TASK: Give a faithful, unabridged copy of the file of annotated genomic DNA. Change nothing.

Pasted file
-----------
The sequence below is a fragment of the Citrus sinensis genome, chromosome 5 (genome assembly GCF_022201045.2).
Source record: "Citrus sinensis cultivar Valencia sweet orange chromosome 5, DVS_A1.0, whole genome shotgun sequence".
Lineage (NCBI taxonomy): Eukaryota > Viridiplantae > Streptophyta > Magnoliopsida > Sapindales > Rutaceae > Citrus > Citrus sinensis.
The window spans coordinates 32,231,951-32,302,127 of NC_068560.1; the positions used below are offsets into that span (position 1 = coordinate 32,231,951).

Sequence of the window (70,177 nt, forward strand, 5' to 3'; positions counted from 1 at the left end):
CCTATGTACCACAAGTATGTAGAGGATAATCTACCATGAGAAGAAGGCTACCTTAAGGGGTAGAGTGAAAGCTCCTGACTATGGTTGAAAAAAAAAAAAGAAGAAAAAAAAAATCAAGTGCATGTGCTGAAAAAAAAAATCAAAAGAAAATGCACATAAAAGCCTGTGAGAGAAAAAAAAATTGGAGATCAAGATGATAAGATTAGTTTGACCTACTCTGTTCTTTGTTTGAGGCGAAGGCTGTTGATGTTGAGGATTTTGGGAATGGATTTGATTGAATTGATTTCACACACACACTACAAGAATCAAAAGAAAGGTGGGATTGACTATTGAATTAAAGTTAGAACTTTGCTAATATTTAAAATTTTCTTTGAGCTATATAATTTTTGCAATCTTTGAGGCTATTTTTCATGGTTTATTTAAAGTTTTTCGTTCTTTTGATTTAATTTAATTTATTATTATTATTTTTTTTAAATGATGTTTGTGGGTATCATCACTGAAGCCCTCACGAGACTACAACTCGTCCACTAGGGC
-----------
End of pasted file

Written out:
The sequence below is a fragment of the Citrus sinensis genome, chromosome 5 (genome assembly GCF_022201045.2).
Source record: "Citrus sinensis cultivar Valencia sweet orange chromosome 5, DVS_A1.0, whole genome shotgun sequence".
Lineage (NCBI taxonomy): Eukaryota > Viridiplantae > Streptophyta > Magnoliopsida > Sapindales > Rutaceae > Citrus > Citrus sinensis.
The window spans coordinates 32,231,951-32,302,127 of NC_068560.1; the positions used below are offsets into that span (position 1 = coordinate 32,231,951).

Sequence of the window (70,177 nt, forward strand, 5' to 3'; positions counted from 1 at the left end):
CCTATGTACCACAAGTATGTAGAGGATAATCTACCATGAGAAGAAGGCTACCTTAAGGGGTAGAGTGAAAGCTCCTGACTATGGTTGAAAAAAAAAAAAGAAGAAAAAAAAAATCAAGTGCATGTGCTGAAAAAAAAAATCAAAAGAAAATGCACATAAAAGCCTGTGAGAGAAAAAAAAATTGGAGATCAAGATGATAAGATTAGTTTGACCTACTCTGTTCTTTGTTTGAGGCGAAGGCTGTTGATGTTGAGGATTTTGGGAATGGATTTGATTGAATTGATTTCACACACACACTACAAGAATCAAAAGAAAGGTGGGATTGACTATTGAATTAAAGTTAGAACTTTGCTAATATTTAAAATTTTCTTTGAGCTATATAATTTTTGCAATCTTTGAGGCTATTTTTCATGGTTTATTTAAAGTTTTTCGTTCTTTTGATTTAATTTAATTTATTATTATTATTTTTTTTAAATGATGTTTGTGGGTATCATCACTGAAGCCCTCACGAGACTACAACTCGTCCACTAGGGC